Windows, or Linux?
If it were just me, things would be very clear-cut. But unfortunately, our local technical team is only one of the many voices. And there's a loud voice in Colorado which says .NET Framework!
We are working on a "global integration platform" and as such, all of the affiliates have to be on the same page. Expectedly, each affiliate company in each country has its own core skill set (and agenda). For us here in the Philippines, that skill set is Linux, Perl, Apache, PHP, MySQL. A typical technology choice hereabouts. And we've done admirably with it.
The trouble is, globally the choices have been narrowed down to Linux (or generic UNIX) with Java, or Windows with .NET Framework. And the people I work with are pretty green at both these technologies.
Many's the time I regretted investing so much of my time in Perl. Perl's a great language. It's also a horrifically obscure language. Heck you can even write Perl programs in Latin. And the fellow responsible for this programming atrocity is widely considered to be the best Perl hacker in the world!
Anyhow, our entire software platform is currently implemented in Perl. And it's great. But it's not highly maintainable. And Perl developers are so hard to get ahold of, in a year we've only added a couple of them.
Perl suffers from too much choice. If you can program in Latin and wreak havoc with the language syntax, then you have too much choice. This choice precludes the existence of such civilities as automatic refactoring, syntax completion, halfway-decent code folding, an IDE for heaven's sake.. actually Eclipse has a syntax completion plugin for Perl. And halfway-decent code folding. And I've actually used it. But the experience is still decidedly second-rate, compared to say Visual Studio .NET 2003, which is the last version I used.
Anyway, the end result is that we are faced with two choices, neither of which is particularly appetizing: go with Java on Linux, or C# and .NET Framework on Windows. Sadly, we've missed the "develop on Windows, deploy on Linux with Mono" bus -- .NET 2.0 support in Mono is not yet mature, and going with a Microsoft solution entails going whole-hog in order to wring maximum performance from the technology. And whole-hog means it probably won't work on Mono.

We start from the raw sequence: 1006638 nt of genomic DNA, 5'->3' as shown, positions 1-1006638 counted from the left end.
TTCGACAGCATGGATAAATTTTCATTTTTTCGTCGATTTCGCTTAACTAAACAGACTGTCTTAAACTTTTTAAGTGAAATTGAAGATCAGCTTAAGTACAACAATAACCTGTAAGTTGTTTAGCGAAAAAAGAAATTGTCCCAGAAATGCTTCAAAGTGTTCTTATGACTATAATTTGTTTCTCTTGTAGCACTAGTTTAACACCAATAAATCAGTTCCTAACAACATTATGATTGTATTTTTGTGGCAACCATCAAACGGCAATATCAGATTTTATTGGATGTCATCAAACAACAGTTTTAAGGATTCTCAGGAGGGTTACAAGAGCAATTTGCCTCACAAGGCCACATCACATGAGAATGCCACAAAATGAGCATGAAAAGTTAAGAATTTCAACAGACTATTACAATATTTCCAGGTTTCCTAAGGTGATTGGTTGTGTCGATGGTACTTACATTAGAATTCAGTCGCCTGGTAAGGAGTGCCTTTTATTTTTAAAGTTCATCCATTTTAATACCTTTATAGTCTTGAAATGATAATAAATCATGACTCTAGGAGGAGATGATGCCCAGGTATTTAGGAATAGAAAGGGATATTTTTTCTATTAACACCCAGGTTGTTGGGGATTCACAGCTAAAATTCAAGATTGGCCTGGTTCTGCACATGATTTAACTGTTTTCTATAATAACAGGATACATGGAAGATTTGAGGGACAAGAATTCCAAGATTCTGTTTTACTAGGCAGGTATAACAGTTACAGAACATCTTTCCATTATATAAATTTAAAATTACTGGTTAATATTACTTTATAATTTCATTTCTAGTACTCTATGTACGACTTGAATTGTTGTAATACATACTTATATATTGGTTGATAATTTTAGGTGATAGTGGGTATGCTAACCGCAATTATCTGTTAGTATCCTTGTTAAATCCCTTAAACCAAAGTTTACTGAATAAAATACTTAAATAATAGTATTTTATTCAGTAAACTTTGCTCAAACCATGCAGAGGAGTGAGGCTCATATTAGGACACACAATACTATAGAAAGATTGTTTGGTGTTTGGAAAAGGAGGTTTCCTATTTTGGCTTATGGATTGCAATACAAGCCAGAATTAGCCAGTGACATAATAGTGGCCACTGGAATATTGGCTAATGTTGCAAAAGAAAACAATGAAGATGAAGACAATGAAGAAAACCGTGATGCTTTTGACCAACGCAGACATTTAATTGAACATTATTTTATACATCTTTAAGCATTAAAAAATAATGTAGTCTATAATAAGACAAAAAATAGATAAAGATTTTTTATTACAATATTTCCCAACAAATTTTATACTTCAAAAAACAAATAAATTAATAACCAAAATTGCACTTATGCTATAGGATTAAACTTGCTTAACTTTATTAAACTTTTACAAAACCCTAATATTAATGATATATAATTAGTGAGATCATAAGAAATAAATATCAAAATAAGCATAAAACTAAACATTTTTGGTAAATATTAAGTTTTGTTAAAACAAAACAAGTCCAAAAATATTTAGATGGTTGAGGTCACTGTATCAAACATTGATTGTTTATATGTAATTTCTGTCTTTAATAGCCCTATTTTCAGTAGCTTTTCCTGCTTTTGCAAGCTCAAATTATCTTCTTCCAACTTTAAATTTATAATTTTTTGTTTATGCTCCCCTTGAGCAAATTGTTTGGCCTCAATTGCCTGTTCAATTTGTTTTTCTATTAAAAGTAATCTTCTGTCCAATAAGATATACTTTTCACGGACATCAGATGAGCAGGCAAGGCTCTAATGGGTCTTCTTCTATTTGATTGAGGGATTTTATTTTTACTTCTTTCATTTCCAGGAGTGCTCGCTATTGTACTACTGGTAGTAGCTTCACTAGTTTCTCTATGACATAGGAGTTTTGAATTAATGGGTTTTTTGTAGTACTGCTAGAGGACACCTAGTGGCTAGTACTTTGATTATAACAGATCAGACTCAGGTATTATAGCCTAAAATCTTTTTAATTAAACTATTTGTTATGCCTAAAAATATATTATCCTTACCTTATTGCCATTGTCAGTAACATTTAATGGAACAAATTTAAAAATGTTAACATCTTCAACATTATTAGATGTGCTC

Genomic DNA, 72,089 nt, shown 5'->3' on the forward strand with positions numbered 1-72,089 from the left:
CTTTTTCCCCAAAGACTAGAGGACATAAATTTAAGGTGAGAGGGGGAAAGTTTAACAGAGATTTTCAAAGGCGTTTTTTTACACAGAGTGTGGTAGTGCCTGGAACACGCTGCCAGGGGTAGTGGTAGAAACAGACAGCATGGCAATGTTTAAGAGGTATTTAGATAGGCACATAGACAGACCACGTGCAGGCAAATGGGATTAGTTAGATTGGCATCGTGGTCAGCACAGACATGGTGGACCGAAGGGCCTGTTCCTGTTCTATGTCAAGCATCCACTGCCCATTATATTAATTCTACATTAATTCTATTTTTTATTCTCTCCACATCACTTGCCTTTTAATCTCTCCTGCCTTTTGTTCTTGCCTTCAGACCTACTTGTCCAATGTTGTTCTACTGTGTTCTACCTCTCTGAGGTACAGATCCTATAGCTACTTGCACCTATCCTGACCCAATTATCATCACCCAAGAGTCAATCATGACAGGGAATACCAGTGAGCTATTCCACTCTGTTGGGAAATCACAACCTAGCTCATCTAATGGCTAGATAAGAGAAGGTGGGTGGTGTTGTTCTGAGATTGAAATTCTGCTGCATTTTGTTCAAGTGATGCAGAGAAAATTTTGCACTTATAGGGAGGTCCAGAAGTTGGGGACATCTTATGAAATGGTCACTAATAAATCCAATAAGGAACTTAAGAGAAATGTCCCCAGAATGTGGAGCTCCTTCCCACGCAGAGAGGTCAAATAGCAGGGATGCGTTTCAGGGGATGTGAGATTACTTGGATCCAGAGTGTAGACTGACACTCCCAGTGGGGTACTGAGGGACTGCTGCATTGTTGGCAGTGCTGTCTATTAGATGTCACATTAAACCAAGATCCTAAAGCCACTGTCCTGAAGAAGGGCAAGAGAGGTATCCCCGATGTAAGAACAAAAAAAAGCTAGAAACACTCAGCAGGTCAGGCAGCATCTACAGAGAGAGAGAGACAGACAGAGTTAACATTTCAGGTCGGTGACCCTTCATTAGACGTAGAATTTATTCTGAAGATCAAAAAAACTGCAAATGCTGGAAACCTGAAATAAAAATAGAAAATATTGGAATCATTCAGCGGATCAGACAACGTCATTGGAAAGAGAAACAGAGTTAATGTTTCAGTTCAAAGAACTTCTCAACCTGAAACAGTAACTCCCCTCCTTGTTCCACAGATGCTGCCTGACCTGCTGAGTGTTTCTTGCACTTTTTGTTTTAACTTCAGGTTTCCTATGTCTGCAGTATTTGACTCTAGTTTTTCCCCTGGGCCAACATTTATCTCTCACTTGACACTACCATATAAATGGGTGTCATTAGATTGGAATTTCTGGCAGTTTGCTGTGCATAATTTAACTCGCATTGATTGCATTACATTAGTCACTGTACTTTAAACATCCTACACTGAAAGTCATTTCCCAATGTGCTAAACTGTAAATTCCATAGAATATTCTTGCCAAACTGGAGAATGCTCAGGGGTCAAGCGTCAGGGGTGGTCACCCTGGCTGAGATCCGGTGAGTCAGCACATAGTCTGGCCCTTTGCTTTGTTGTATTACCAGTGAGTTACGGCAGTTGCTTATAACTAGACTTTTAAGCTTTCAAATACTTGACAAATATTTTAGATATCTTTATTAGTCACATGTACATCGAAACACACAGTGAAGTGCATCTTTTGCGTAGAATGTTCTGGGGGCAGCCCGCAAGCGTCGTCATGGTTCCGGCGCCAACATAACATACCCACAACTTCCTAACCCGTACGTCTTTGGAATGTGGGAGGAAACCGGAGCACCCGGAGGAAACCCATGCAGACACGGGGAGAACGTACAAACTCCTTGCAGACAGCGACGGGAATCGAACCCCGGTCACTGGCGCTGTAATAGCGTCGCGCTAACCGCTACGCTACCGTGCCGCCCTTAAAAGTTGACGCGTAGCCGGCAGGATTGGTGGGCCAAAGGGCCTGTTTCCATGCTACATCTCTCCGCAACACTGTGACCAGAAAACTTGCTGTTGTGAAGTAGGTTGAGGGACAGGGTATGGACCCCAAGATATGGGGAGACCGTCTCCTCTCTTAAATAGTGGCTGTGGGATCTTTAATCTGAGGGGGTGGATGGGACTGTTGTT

Actually Mono is great. I use Mono for production (although only stubs to get my Perl mutant code to act nice toward Microsoft implementations). But I digress..
If you do not have deep expertise in either Java or .NET Framework, then either is a legitimate technology choice. Each has advantages and disadvantages. But they are equivalent, religious ranting aside. So what's not to like?
- Java has a large ecosystem
- Java is culturally similar to the open source community, and Java itself will soon be open source (hurrah!)
- the telecoms industry is standardizing on Java (don't get me started on Erlang.. but it's safe to say they won't be using .NET for quite some time)
- the available IDE's can't match Visual Studio (but Eclipse is half-decent, and you can't argue with free-as-in-beer, the free-as-in-freedom is gravy)
- it can be clunky
- arguably .NET Framework performs better on the same hardware
So for us, the choice between Java/Linux and .NET Framework/Windows is not a black-and-white one. It's not an easy choice either. Economically, the Linux solution really stands out (free OS! free IDE! free database!) but we have to consider that people halfway around the world are more comfortable with .NET, have deployed huge applications with .NET, while we have precious little Java expertise. And we have to work with them.